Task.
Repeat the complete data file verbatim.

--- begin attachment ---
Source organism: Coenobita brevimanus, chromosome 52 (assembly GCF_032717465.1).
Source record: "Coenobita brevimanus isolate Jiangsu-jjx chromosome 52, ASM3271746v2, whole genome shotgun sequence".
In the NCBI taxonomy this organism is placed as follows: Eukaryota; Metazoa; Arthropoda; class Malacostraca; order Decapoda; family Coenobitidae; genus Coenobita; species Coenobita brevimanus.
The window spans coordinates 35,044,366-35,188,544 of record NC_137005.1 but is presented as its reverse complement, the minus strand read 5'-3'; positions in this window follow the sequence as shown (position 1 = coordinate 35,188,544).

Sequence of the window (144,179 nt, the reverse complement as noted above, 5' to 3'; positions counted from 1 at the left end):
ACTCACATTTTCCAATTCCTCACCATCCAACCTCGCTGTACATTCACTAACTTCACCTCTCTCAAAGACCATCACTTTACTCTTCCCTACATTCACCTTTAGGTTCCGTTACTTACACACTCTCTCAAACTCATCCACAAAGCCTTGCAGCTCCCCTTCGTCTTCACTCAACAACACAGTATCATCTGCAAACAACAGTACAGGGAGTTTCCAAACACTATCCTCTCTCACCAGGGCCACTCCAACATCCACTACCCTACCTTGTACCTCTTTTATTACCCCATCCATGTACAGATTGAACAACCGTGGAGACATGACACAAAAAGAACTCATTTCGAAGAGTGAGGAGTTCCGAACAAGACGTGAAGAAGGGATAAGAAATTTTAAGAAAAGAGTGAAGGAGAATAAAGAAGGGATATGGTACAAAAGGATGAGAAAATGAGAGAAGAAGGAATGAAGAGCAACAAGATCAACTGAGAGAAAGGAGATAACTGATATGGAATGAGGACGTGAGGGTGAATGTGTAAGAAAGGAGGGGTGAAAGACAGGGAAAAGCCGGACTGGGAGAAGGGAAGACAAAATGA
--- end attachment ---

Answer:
Source organism: Coenobita brevimanus, chromosome 52 (assembly GCF_032717465.1).
Source record: "Coenobita brevimanus isolate Jiangsu-jjx chromosome 52, ASM3271746v2, whole genome shotgun sequence".
In the NCBI taxonomy this organism is placed as follows: Eukaryota; Metazoa; Arthropoda; class Malacostraca; order Decapoda; family Coenobitidae; genus Coenobita; species Coenobita brevimanus.
The window spans coordinates 35,044,366-35,188,544 of record NC_137005.1 but is presented as its reverse complement, the minus strand read 5'-3'; positions in this window follow the sequence as shown (position 1 = coordinate 35,188,544).

Sequence of the window (144,179 nt, the reverse complement as noted above, 5' to 3'; positions counted from 1 at the left end):
ACTCACATTTTCCAATTCCTCACCATCCAACCTCGCTGTACATTCACTAACTTCACCTCTCTCAAAGACCATCACTTTACTCTTCCCTACATTCACCTTTAGGTTCCGTTACTTACACACTCTCTCAAACTCATCCACAAAGCCTTGCAGCTCCCCTTCGTCTTCACTCAACAACACAGTATCATCTGCAAACAACAGTACAGGGAGTTTCCAAACACTATCCTCTCTCACCAGGGCCACTCCAACATCCACTACCCTACCTTGTACCTCTTTTATTACCCCATCCATGTACAGATTGAACAACCGTGGAGACATGACACAAAAAGAACTCATTTCGAAGAGTGAGGAGTTCCGAACAAGACGTGAAGAAGGGATAAGAAATTTTAAGAAAAGAGTGAAGGAGAATAAAGAAGGGATATGGTACAAAAGGATGAGAAAATGAGAGAAGAAGGAATGAAGAGCAACAAGATCAACTGAGAGAAAGGAGATAACTGATATGGAATGAGGACGTGAGGGTGAATGTGTAAGAAAGGAGGGGTGAAAGACAGGGAAAAGCCGGACTGGGAGAAGGGAAGACAAAATGA